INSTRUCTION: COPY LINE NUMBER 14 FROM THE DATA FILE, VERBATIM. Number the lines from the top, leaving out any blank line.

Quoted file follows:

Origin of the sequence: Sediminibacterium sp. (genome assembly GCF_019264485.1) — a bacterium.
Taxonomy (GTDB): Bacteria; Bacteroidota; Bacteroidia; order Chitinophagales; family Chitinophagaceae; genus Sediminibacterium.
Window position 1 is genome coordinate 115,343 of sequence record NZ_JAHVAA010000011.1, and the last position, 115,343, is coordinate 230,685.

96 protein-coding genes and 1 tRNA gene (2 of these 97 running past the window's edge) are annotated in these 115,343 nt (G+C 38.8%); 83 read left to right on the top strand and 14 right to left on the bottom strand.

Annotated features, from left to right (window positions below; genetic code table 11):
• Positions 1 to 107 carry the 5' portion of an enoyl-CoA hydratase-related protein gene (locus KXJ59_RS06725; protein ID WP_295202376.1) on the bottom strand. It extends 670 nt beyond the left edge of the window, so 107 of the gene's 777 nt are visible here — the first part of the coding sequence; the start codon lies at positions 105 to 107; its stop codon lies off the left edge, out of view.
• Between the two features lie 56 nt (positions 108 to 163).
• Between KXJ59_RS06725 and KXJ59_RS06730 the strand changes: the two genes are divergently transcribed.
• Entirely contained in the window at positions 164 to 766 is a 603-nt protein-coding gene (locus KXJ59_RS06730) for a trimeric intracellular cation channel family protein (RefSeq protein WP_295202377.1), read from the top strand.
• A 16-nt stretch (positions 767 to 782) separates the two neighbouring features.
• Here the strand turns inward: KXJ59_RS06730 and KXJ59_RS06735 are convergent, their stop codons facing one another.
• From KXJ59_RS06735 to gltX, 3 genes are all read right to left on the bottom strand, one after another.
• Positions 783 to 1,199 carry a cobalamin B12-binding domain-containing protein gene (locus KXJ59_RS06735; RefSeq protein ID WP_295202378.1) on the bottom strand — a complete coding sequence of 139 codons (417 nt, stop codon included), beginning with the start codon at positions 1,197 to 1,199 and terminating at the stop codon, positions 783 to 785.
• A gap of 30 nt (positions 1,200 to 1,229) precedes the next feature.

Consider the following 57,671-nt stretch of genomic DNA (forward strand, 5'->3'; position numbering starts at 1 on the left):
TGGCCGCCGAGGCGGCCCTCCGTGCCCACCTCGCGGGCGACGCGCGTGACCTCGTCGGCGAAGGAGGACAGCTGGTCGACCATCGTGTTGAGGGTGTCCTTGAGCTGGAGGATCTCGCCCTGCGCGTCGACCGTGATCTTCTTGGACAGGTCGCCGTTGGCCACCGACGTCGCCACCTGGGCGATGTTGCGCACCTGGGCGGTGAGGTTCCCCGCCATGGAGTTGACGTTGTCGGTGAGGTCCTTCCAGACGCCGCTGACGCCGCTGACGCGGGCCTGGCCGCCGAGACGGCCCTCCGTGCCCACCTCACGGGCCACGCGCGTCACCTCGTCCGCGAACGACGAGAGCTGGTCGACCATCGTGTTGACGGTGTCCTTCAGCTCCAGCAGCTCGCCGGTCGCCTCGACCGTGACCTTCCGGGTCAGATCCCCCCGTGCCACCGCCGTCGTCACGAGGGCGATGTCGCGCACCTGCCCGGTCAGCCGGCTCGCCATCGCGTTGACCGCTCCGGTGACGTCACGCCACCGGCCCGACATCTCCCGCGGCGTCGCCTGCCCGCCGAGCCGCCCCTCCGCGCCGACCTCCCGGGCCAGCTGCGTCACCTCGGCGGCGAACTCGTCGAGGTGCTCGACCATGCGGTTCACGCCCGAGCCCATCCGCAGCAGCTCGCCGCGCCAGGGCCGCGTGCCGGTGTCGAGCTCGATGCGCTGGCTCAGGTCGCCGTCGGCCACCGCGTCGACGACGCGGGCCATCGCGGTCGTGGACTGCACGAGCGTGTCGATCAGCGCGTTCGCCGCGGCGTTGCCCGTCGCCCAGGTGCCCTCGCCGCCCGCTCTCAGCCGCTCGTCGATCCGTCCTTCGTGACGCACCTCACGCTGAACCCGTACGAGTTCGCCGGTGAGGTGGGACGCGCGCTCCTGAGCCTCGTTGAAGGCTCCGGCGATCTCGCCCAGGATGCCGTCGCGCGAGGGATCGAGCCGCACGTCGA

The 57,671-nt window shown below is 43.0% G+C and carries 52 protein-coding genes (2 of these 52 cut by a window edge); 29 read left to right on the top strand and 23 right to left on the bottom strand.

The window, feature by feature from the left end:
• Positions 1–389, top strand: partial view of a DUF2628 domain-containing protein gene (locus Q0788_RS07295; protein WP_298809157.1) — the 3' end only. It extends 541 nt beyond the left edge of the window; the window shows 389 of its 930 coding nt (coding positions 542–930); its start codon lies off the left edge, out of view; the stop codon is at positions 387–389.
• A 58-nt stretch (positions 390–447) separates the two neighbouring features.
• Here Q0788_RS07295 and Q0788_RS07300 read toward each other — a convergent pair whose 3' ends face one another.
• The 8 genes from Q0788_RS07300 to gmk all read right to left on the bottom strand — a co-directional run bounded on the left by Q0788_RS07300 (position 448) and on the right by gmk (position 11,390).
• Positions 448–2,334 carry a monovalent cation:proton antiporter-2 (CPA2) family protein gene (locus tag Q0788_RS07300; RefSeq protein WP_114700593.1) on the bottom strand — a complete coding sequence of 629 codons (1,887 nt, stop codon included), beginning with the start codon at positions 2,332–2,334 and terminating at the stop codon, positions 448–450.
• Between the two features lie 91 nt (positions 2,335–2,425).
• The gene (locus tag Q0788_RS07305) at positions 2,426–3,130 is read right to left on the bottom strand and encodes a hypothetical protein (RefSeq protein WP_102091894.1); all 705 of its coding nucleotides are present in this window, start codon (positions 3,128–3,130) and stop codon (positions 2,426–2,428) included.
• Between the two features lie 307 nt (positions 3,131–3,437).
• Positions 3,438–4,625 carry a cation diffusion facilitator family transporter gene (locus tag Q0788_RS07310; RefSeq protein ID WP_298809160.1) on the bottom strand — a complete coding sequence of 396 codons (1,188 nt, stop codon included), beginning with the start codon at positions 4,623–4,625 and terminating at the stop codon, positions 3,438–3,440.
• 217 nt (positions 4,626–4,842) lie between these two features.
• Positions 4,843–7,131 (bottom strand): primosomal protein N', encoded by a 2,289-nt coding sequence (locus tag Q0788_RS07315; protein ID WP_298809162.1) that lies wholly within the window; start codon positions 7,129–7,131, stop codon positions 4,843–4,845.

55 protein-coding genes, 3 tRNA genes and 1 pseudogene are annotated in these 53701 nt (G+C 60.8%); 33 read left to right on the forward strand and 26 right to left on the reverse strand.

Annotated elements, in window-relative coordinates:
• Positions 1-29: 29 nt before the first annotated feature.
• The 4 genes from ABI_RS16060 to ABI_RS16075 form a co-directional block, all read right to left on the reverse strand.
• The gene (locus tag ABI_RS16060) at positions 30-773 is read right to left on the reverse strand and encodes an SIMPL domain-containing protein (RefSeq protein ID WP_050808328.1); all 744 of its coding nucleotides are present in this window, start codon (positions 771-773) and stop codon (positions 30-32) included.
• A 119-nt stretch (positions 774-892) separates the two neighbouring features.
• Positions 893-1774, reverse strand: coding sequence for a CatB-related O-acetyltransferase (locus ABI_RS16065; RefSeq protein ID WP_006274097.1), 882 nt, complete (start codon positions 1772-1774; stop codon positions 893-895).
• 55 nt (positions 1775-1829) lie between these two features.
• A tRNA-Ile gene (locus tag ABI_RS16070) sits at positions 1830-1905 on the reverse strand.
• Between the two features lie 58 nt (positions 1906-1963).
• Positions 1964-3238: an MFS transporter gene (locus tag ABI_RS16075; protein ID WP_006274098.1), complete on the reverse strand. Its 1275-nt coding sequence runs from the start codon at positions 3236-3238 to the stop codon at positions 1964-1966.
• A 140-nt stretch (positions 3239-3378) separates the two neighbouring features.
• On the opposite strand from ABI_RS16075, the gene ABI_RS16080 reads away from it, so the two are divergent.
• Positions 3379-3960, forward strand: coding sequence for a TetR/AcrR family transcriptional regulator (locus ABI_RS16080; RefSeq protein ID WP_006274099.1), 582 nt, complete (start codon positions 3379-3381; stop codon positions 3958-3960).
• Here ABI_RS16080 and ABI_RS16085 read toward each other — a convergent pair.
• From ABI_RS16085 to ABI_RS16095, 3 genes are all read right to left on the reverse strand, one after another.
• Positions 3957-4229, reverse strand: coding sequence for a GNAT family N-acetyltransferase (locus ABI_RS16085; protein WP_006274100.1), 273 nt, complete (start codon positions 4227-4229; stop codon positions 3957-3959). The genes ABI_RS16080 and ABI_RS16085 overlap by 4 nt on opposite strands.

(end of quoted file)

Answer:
• A gap of 30 nt (positions 1,200 to 1,229) precedes the next feature.